Friday, April 2, 2010


Boats are a mystery to me. Just as surely as they are made of wood and fiberglass and metal, inanimate parts held together with nails, epoxy and screws, so also they are inexplicably alive, coursing with their own spirit, an undeniable presence. They can be on the one hand exuberant, compliant, gentle, or on the other cranky and obstinate.

It is left to us to adapt to their personality, to accommodate their foibles and idiosyncrasies. Eventually, the adaptation complete, we have a new "normal."

"Oh, you don't have to hold your mouth this way and wave your left hand when you start your engine? Strange."

"You don't have a plastic washer on the forestay to keep the staysail from jamming? Weird."

But just as we conform to the ways of our boat, she gives back in equal measure. On the water, we are utterly dependent on her for survival. She in turn takes care of us, our sole protection against the elements.

It should come as no surprise that over the months and years, affection for our boat turns into something akin to, dare I say it? Love. Even the saltiest old crabs among us can go soft and weepy about our boats.

I have a sentimental streak that sometimes grows wide enough to lose the title 'streak,' especially when it comes to boats.

This morning Isabella's new owners came to get her. I wanted to be there to wave goodbye when she left, not 1800 miles away. I wanted to salute her, to raise a glass, to delight in her beauty, to sit one last time in that bowsprit seat, to run along the dock with balloons, something, anything.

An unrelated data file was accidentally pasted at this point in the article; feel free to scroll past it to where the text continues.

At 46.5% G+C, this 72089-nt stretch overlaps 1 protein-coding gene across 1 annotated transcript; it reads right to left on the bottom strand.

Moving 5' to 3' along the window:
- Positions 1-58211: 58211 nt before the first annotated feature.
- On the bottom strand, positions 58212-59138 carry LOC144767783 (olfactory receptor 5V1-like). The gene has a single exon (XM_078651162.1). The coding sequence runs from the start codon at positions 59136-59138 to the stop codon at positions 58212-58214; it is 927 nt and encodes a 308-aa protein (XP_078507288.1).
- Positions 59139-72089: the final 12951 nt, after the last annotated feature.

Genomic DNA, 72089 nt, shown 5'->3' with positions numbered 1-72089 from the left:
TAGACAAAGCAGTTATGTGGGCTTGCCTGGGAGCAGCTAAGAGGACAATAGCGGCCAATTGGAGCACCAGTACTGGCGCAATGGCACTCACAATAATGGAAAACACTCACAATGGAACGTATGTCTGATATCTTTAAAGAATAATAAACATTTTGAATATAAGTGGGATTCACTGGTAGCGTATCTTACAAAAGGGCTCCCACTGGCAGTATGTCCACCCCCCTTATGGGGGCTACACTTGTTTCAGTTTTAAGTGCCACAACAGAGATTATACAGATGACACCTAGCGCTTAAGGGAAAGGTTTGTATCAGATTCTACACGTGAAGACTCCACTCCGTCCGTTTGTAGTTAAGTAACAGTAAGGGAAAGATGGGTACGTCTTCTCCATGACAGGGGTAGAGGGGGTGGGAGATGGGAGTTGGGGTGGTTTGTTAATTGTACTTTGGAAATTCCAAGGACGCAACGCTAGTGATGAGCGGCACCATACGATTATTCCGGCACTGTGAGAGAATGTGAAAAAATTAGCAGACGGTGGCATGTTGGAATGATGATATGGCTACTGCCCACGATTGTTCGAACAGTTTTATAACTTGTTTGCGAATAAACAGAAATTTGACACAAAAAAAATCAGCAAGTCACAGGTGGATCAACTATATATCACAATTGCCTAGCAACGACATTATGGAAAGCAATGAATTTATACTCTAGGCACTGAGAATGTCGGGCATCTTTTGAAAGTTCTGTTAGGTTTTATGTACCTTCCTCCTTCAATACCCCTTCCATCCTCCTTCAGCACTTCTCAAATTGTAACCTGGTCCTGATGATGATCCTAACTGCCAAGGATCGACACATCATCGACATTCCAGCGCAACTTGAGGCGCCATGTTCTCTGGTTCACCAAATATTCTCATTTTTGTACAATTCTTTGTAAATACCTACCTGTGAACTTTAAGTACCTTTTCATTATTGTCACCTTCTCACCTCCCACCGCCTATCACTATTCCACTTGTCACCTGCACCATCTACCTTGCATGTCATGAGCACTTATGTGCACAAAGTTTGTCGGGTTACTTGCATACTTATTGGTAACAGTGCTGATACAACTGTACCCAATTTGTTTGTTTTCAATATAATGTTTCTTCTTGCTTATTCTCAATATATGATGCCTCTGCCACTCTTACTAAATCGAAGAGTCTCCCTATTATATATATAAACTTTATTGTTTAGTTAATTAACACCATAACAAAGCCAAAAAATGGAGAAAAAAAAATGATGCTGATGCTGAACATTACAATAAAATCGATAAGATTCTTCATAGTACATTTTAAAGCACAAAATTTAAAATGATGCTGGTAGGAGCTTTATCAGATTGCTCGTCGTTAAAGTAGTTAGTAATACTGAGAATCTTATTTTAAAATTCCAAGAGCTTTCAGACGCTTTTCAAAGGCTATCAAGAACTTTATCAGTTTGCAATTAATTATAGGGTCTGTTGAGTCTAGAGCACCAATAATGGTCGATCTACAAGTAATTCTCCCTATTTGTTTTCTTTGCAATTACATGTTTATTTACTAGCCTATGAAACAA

What kind of person feels guilty for not being there to say goodbye to a boat? The answer is blowing in the New Mexico wind.

I only miss you every now and then
Like the soft breeze blowin' up from the Caribbean
Most Novembers I break down and cry
'Cause I can't remember if we said goodbye   --Steve Earle


Unknown said...

Tammy - you brought tears to my eyes but I understand. Isabella did us well on our trek to Matthews Point. We survived sailing at night in the ditch, anchoring in the dark and not running aground, greetings from a BIG barge in the morning fog near Belhaven and a night spent on Bonner Bay only to have Isabella not start on Easter morning. Yeah for Seatow, yeah for Peter's brain. We arrived Sunday afternoon and all on the dock admired Isabella's beauty. We are proud to be her new owners!

tammy kennon said...

Suzanne! It's so good to hear from you. We wondered how you fared. Chip said you three made a beautiful picture leaving Colington Harbour. I'm glad you all made it safely. You'll find she turns many a head. Happy, happy sailing! -- Tammy

Jeanne said...

Tammy - that was beautiful. Thanks for the opportunity to follow your journey, and for also posting the video. I had no idea what Steve Earle looked like!